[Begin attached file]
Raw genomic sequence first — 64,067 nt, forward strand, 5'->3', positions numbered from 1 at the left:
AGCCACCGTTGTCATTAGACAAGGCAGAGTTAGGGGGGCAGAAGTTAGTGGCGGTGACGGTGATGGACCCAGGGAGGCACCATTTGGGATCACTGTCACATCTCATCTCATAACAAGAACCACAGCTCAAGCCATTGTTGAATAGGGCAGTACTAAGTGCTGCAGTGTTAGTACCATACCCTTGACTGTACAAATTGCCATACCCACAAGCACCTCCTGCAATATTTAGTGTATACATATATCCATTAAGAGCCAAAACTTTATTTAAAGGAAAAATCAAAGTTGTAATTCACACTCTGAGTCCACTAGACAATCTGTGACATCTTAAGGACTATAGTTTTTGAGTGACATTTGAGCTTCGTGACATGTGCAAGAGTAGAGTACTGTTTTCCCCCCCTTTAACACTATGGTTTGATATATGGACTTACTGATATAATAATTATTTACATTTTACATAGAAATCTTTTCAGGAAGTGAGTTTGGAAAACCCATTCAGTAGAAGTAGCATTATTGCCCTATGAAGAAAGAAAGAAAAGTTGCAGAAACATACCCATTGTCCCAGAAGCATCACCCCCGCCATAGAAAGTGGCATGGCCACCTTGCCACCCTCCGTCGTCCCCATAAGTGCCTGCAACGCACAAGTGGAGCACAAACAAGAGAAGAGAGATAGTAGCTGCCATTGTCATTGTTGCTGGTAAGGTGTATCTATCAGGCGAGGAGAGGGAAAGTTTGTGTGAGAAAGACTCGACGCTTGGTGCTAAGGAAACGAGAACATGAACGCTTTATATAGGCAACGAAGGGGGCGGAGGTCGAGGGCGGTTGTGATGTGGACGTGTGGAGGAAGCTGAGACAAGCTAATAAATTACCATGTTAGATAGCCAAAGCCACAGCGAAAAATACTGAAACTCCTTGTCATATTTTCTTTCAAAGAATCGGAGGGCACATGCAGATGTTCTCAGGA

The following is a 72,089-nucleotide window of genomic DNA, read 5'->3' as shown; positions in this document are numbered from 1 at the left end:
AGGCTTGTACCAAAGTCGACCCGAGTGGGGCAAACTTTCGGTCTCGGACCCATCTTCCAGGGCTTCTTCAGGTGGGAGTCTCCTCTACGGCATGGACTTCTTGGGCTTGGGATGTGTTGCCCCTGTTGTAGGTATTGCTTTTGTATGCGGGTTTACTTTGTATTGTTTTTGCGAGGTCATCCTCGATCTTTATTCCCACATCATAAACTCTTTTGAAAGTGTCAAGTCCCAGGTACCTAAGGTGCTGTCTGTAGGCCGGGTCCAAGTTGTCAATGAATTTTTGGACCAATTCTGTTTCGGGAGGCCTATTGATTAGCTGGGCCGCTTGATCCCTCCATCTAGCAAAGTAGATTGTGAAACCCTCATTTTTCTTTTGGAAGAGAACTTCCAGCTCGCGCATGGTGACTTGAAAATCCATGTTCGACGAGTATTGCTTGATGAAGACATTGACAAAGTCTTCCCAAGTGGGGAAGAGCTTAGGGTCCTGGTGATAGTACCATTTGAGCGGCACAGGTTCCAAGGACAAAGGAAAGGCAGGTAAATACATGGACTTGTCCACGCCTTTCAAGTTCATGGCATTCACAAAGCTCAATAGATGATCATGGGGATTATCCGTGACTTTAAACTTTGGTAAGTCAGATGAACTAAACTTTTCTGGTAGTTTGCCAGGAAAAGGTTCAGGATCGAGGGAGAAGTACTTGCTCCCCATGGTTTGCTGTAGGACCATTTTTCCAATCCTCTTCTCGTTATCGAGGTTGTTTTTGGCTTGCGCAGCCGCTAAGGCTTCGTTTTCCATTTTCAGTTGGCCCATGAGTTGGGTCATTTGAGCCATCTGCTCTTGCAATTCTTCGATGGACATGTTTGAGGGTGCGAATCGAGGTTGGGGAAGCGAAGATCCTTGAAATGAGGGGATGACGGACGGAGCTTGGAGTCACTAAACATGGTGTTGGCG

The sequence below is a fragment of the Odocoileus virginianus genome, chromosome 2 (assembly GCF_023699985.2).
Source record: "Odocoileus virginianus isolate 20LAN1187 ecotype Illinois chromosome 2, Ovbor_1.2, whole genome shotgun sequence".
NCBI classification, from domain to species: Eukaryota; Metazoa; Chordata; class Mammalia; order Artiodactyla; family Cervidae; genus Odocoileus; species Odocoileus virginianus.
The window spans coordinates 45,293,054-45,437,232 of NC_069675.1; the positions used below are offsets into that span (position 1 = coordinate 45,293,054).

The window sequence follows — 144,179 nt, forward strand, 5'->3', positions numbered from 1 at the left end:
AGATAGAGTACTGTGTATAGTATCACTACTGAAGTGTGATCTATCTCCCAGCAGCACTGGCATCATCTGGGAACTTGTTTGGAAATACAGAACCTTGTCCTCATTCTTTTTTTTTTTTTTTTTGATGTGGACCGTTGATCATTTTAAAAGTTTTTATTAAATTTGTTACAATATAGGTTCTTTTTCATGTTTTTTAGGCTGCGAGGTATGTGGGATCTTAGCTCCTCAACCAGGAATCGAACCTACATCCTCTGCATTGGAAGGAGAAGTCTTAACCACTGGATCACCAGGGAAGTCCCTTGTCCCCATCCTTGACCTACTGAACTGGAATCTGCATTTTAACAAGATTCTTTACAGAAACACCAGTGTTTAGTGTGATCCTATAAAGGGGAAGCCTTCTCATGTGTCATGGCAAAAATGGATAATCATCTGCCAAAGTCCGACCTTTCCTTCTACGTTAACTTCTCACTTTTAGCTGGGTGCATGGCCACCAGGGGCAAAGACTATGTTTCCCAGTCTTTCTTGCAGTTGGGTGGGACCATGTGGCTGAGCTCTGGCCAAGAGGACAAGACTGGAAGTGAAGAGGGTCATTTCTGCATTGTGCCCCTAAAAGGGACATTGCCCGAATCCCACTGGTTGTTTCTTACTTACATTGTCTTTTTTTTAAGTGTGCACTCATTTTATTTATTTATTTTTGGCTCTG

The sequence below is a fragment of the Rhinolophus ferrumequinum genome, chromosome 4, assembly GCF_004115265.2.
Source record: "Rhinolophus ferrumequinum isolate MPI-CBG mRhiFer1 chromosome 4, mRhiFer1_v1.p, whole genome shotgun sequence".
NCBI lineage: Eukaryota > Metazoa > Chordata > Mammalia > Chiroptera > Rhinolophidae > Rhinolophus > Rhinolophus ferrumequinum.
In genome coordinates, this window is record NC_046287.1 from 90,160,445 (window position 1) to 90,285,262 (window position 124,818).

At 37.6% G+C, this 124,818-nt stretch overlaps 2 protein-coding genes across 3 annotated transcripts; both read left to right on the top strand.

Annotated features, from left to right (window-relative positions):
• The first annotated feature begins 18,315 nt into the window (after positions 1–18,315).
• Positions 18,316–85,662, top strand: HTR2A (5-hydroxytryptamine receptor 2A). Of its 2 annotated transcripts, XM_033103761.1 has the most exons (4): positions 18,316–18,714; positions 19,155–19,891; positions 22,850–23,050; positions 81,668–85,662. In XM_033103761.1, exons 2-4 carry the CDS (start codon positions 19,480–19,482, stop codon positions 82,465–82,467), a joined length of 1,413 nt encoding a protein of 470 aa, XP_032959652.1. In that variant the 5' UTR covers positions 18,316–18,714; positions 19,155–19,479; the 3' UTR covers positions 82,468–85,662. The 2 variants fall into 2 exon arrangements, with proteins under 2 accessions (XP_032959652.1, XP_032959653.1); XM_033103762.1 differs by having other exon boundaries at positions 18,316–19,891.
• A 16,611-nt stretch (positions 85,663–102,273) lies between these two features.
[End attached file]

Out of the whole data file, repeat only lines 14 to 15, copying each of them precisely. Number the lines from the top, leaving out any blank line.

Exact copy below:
In genome coordinates, this window is record NC_046287.1 from 90,160,445 (window position 1) to 90,285,262 (window position 124,818).

At 37.6% G+C, this 124,818-nt stretch overlaps 2 protein-coding genes across 3 annotated transcripts; both read left to right on the top strand.